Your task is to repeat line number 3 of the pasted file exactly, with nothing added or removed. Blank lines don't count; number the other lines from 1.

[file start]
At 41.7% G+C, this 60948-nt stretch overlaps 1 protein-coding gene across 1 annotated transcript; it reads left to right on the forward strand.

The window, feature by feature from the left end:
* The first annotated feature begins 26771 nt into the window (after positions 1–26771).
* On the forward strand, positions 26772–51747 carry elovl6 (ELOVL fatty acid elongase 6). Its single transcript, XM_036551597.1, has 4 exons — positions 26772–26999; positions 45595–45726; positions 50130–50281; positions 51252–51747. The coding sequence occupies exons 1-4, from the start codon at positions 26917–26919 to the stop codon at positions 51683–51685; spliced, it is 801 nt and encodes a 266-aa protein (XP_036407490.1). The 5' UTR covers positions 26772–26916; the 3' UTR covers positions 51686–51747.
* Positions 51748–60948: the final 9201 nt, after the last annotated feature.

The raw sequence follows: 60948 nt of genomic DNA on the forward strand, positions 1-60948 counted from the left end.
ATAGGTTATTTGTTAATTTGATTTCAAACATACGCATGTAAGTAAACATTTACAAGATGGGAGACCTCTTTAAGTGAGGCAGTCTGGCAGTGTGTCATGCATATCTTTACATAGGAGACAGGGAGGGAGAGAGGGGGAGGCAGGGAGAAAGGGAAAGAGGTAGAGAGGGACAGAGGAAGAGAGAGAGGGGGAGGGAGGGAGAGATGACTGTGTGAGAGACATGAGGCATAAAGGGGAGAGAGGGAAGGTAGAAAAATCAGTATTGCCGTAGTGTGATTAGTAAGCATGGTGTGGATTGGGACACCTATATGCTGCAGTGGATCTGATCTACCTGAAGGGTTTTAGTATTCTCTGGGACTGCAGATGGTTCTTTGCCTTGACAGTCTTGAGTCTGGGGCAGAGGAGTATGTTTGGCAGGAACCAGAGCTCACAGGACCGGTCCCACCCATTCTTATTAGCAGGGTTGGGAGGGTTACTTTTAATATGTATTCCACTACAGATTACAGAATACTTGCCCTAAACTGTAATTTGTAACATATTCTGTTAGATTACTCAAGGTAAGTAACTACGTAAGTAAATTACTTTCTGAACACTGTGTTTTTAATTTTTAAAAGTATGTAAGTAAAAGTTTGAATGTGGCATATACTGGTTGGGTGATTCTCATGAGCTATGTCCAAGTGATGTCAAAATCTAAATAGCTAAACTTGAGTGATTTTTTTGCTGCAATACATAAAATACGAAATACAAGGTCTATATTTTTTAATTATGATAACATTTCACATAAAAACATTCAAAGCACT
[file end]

* The first annotated feature begins 26771 nt into the window (after positions 1–26771).